A lot of our work as audio people is conducted sitting at a desk or standing for long periods of time. Prolonged sitting contributes to a flattening in the natural lumbar curve, muscle fatigue, and deconditioning of the lower back muscles (Jung). Not only is this going to cause immediate discomfort, but also long term health issues. Issues with posture and back pain are often considered to be challenges faced when you are much older, however none of the survey respondents exceeded the age of thirty-five. There is also the factor that audio engineers and technicians heavily use and rely on their bodies. Excessive, heavy use is going to take a toll on the body, regardless of age. Once we cannot use it anymore, we can no longer do our job.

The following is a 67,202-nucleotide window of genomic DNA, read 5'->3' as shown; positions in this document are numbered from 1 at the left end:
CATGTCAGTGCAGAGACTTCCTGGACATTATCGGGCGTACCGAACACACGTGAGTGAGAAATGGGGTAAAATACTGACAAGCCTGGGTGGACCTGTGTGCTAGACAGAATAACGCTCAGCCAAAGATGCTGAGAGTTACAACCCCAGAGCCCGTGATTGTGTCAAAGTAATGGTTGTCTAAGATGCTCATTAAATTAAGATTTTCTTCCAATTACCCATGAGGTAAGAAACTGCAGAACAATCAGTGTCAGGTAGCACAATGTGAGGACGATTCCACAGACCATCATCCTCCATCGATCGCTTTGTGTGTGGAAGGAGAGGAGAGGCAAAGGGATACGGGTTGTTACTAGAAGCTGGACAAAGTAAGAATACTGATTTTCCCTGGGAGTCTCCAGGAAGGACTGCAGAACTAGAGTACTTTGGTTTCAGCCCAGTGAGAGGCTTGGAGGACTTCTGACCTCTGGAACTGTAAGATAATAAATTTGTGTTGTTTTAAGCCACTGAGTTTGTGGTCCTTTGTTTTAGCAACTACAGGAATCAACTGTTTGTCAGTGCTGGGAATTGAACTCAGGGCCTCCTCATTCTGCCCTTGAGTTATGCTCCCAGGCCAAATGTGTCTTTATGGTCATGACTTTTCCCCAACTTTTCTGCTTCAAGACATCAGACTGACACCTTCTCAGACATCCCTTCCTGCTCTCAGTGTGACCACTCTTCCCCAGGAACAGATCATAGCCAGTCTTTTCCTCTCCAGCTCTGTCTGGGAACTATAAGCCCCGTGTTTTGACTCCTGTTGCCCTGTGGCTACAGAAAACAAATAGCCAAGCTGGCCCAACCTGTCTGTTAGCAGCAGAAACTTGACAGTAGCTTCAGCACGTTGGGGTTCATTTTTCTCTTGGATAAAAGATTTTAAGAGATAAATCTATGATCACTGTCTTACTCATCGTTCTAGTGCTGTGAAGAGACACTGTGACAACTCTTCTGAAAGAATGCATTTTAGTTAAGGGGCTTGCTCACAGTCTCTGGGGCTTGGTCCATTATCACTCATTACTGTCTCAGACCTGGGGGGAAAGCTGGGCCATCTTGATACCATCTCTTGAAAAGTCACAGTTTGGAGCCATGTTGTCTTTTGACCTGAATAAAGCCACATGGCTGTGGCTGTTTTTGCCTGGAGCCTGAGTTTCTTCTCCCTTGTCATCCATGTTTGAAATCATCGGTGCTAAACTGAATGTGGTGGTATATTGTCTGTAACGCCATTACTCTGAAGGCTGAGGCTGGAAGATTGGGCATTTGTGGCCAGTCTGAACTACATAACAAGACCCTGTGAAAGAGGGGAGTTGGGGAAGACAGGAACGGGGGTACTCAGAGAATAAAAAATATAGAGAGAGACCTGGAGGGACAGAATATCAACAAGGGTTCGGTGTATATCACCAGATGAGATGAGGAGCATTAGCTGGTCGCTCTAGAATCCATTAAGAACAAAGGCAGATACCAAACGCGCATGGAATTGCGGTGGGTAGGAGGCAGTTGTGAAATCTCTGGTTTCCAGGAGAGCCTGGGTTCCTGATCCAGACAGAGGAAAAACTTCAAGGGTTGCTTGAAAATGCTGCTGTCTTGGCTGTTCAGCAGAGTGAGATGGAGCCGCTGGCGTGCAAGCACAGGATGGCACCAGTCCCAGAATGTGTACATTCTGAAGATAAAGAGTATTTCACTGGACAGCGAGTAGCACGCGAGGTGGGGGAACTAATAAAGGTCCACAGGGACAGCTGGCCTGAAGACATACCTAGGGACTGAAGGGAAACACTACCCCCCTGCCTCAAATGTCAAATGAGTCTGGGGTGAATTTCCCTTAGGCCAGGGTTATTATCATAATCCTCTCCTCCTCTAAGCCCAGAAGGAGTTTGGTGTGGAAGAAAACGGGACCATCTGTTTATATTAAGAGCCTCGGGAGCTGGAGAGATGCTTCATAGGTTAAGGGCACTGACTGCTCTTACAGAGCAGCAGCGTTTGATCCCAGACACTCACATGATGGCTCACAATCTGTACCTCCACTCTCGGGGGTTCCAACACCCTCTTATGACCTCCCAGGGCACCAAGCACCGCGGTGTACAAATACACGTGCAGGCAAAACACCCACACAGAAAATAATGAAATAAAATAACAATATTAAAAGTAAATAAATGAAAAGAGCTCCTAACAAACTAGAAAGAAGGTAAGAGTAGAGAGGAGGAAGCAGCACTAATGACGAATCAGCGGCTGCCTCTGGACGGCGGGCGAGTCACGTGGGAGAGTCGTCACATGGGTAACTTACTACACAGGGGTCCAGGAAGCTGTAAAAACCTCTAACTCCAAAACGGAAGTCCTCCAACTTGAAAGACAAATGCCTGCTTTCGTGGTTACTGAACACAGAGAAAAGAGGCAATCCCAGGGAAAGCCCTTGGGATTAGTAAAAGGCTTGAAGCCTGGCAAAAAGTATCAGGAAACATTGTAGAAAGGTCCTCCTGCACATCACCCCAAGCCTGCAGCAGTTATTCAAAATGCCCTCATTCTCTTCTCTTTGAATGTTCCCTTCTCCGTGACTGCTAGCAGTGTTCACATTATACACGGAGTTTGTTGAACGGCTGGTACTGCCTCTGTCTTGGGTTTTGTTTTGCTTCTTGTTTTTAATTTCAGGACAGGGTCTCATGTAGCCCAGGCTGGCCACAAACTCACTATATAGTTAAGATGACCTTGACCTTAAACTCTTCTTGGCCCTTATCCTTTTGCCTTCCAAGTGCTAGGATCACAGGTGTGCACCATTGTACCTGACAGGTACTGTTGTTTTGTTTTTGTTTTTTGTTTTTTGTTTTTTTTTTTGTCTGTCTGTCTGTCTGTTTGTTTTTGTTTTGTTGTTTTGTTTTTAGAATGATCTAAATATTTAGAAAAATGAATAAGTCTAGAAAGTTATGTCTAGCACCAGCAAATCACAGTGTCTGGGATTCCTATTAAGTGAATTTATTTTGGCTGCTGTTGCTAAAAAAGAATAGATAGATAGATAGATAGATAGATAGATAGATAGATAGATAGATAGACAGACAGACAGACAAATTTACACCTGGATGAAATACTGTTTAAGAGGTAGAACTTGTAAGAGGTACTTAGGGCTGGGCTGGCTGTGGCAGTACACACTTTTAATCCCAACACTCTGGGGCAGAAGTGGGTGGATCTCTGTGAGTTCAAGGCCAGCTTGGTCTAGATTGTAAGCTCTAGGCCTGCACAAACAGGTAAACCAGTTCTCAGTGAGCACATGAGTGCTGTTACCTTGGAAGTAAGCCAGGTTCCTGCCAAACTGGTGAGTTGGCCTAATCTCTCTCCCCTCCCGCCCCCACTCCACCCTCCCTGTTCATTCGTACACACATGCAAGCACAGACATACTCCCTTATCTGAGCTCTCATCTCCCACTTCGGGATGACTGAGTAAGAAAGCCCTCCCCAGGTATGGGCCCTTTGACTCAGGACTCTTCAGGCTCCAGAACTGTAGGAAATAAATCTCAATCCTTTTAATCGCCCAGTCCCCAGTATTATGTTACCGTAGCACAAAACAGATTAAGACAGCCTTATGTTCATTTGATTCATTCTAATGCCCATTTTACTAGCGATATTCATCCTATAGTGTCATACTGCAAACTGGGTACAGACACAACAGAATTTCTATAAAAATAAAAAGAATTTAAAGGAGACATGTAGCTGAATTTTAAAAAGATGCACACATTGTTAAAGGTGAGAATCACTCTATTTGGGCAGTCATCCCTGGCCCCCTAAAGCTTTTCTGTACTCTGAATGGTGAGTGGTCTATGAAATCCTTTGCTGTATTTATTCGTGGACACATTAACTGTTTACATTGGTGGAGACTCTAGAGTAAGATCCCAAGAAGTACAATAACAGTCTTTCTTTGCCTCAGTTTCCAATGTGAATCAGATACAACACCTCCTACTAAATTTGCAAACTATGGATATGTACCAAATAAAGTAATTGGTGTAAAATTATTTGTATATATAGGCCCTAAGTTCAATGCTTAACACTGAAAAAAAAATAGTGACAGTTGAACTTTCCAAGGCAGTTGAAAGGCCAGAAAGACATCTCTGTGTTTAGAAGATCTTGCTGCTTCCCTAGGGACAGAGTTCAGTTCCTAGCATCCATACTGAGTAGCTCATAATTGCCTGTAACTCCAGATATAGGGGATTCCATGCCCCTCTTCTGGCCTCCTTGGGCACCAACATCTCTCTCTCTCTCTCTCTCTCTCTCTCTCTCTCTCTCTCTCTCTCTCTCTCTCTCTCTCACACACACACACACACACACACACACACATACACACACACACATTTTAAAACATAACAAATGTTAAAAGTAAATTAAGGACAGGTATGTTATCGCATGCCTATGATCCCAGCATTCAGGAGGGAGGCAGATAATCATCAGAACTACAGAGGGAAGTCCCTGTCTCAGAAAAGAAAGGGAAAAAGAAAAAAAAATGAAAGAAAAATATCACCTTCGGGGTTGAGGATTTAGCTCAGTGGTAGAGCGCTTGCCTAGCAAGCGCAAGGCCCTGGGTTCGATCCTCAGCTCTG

Similar to our ears needing breaks, our backs need them too. Ear and back fatigue go hand in hand in this industry. Prolonged sitting requires us to break up these stretches of time with movement. Getting up for a walk and stretch will also give your ears a break. I say stretching as a general term because any movement is welcome for this situation. Sitting puts a lot of stress on the discs in our back. Movement will help relieve some of that pressure and allow you to come back to the workstation feeling refreshed.